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10 Tips for Talking to a Loved One with Alzheimer's and Dementia

Head of person with Alzheimer's

To make the most of your life with a loved one suffering from Alzheimer's disease and dementia, it's important you know how to talk with them.

As their brain function declines, their ability to remember, understand, and communicate changes, as does your ability, and sometimes your interest, in talking with them.

If you live with and care for a loved one who suffers from Alzheimer's with its associated dementia symptoms, you know that over time, the death of their brain cells and deterioration of their brain function changes their personality and behavior.

It seems as though the person with whom you are living becomes a different person.

Tips for Talking with Love

Here are tips for enhancing your life and loving interaction with your loved one. The need to follow these tips may vary depending on the progression of the disease.

  • Take time to listen to what they are saying, not just the words, but the meaning of what they are trying to say. They may be having trouble expressing what they are thinking. Focus on the feelings they are expressing.

  • Be patient and encouraging. You may have to offer a word or two to keep the conversation going if they lose their train of thought. Once they begin speaking, try not to interrupt.

  • Enter their world. Over time, their brain will create a world you may not understand, a world full of past experiences and anxieties. It's important you support and appreciate their thinking in the "now" moment.

  • Understand they may get upset and angry out of frustration, fear, or anxiety. Don't correct them, argue, or show your frustration, as hard as it may be. Sometimes it's good to take a deep breath, let things go, and start over.

  • Include them in conversations, especially about them. Don't talk about them in the third person. For example, don't talk to a neighbor about him or her with "he said" or "she said" language in front of them.

  • When speaking, approach them from the front and maintain eye contact with them. One of the symptoms of Alzheimer's in the later stages is diminished peripheral vision.

  • Speak slowly and clearly since their hearing may be declining. Even if you need to speak louder, do so in a relaxed soothing way. Abrupt speech can irritate them, causing them to react negatively.

  • Talk using short and familiar words and phrases. Avoid asking complicated questions that require thoughtful answers. Ask one question at a time, giving them enough time to process an answer and respond.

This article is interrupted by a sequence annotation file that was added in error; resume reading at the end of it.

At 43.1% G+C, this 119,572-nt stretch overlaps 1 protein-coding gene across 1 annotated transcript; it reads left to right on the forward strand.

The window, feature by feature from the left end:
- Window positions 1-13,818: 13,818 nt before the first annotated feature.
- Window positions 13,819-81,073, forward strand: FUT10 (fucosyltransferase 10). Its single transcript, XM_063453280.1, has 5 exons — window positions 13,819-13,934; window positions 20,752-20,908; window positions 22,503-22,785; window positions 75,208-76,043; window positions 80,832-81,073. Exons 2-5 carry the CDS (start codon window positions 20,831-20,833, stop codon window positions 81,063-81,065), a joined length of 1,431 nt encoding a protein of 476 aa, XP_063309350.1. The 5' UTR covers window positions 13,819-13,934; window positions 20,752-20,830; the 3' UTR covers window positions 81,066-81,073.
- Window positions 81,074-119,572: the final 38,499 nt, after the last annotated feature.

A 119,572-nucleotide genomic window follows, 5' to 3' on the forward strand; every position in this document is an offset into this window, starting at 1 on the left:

• Address them by their name, especially by the name they like to be called. Be aware of the possibility they may not know your name, or even recognize who you are, as hurtful and confusing as this might be for you.

  • In the later stages of the disease, non-verbal body language may be one of the only ways they can communicate. Try to learn their non-verbal language. Your use of non-verbal communication will also be helpful. Your actions matter.

Tragic and Encouraging Truths

The simple and tragic truths about Alzheimer's disease are it causes brain cells to die, and it's a progressive disease. The equally simple but encouraging truths about the disease are it's not the result of normal aging, and research regarding medications and lifestyle factors is progressing.

Finally, caring for someone with Alzheimer's, or any illness that is associated with dementia symptoms, can be a difficult and stressful job. However, it can also be a source of joy and comfort. Be as positive and cheerful as you can be, given the circumstances. Even in the later stages of dementia, they will recognize and react to your emotions, very likely reciprocating and being uplifted by your joy.

Know the Lord has placed you exactly where you need to be to enhance your loved one's quality of life as much as possible.

Additional reading:

For additional information

Listen to God's Words

May the favor of the Lord our God rest on us; establish the work of our hands for us—yes, establish the work of our hands. (Psalm 90:17)

Therefore we do not lose heart. Though outwardly we are wasting away, yet inwardly we are being renewed day by day. (2 Corinthians 4:16)

being strengthened with all power according to his glorious might so that you may have great endurance and patience, (Colossians 1:11)

Listen to the Words of Others

"You can't converse with Alzheimer's sufferers in the way you do with others; the dialogue tends to go round in circles." Kevin Whatley

"Never let the brain idle. 'An idle mind is the devil's workshop.' And the devil's name is Alzheimer's."  George Carlin 

"The thing about Alzheimer's is that it's it's sort of like all these little, small deaths along the way, before they actually physically die." Lucinda Williams

Think About It

  • Have there been times when you spoke to your loved one and he or she seemed to be in another world, speaking in a detailed way of past experiences? Describe the occasion, your reaction, and how you could have acted differently.

  • Have there been occasions when you spoke to your loved one with Alzheimer's and he or she forgot your name and insisted you were someone else? Recall the occasion and your reaction. How did you address this in subsequent conversations?

  • Have you been frustrated and puzzled talking to your loved one when he or she acts and talks as if they experienced a complete personality change? Has it been a positive or negative change? Describe your reactions and how you addressed them.

  • What do you think about the idea the Lord has placed you at your loved one's side to enhance his or her quality of life as much as possible? Search God's Word to find words that will give you comfort and strength.

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